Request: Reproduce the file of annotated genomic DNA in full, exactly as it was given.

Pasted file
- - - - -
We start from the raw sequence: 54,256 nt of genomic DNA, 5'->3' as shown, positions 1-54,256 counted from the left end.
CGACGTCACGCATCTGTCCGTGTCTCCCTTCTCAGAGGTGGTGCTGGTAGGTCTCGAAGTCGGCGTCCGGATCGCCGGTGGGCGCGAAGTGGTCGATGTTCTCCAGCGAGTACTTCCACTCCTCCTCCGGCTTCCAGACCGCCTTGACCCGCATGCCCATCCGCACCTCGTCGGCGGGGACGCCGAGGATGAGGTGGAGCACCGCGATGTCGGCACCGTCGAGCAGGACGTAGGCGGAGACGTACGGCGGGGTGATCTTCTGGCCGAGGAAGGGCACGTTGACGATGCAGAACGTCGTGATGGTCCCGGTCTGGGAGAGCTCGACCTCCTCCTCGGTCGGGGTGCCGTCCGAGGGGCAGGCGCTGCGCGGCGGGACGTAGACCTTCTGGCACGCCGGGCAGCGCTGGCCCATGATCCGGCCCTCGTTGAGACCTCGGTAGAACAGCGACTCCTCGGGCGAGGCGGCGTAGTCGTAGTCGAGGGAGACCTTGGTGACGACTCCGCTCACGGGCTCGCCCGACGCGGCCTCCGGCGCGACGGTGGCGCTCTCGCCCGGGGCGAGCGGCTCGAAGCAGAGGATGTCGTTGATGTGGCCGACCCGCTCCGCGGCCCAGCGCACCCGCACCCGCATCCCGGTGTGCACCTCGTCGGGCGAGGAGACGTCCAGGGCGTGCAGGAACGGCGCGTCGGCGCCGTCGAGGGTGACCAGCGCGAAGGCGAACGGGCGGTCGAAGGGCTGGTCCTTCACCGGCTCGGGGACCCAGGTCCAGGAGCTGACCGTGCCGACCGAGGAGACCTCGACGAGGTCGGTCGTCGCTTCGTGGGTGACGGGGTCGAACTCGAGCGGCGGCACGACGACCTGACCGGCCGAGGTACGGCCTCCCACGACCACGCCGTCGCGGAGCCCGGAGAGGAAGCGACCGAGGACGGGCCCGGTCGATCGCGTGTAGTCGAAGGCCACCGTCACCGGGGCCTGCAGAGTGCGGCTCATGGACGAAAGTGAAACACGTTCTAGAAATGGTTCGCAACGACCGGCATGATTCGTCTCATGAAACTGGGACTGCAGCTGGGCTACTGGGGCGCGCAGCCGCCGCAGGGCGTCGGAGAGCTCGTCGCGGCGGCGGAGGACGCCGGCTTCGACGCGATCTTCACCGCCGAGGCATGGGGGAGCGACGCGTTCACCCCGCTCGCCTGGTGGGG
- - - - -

We start from the raw sequence: 54,256 nt of genomic DNA, 5'->3' as shown, positions 1-54,256 counted from the left end.
CGACGTCACGCATCTGTCCGTGTCTCCCTTCTCAGAGGTGGTGCTGGTAGGTCTCGAAGTCGGCGTCCGGATCGCCGGTGGGCGCGAAGTGGTCGATGTTCTCCAGCGAGTACTTCCACTCCTCCTCCGGCTTCCAGACCGCCTTGACCCGCATGCCCATCCGCACCTCGTCGGCGGGGACGCCGAGGATGAGGTGGAGCACCGCGATGTCGGCACCGTCGAGCAGGACGTAGGCGGAGACGTACGGCGGGGTGATCTTCTGGCCGAGGAAGGGCACGTTGACGATGCAGAACGTCGTGATGGTCCCGGTCTGGGAGAGCTCGACCTCCTCCTCGGTCGGGGTGCCGTCCGAGGGGCAGGCGCTGCGCGGCGGGACGTAGACCTTCTGGCACGCCGGGCAGCGCTGGCCCATGATCCGGCCCTCGTTGAGACCTCGGTAGAACAGCGACTCCTCGGGCGAGGCGGCGTAGTCGTAGTCGAGGGAGACCTTGGTGACGACTCCGCTCACGGGCTCGCCCGACGCGGCCTCCGGCGCGACGGTGGCGCTCTCGCCCGGGGCGAGCGGCTCGAAGCAGAGGATGTCGTTGATGTGGCCGACCCGCTCCGCGGCCCAGCGCACCCGCACCCGCATCCCGGTGTGCACCTCGTCGGGCGAGGAGACGTCCAGGGCGTGCAGGAACGGCGCGTCGGCGCCGTCGAGGGTGACCAGCGCGAAGGCGAACGGGCGGTCGAAGGGCTGGTCCTTCACCGGCTCGGGGACCCAGGTCCAGGAGCTGACCGTGCCGACCGAGGAGACCTCGACGAGGTCGGTCGTCGCTTCGTGGGTGACGGGGTCGAACTCGAGCGGCGGCACGACGACCTGACCGGCCGAGGTACGGCCTCCCACGACCACGCCGTCGCGGAGCCCGGAGAGGAAGCGACCGAGGACGGGCCCGGTCGATCGCGTGTAGTCGAAGGCCACCGTCACCGGGGCCTGCAGAGTGCGGCTCATGGACGAAAGTGAAACACGTTCTAGAAATGGTTCGCAACGACCGGCATGATTCGTCTCATGAAACTGGGACTGCAGCTGGGCTACTGGGGCGCGCAGCCGCCGCAGGGCGTCGGAGAGCTCGTCGCGGCGGCGGAGGACGCCGGCTTCGACGCGATCTTCACCGCCGAGGCATGGGGGAGCGACGCGTTCACCCCGCTCGCCTGGTGGGG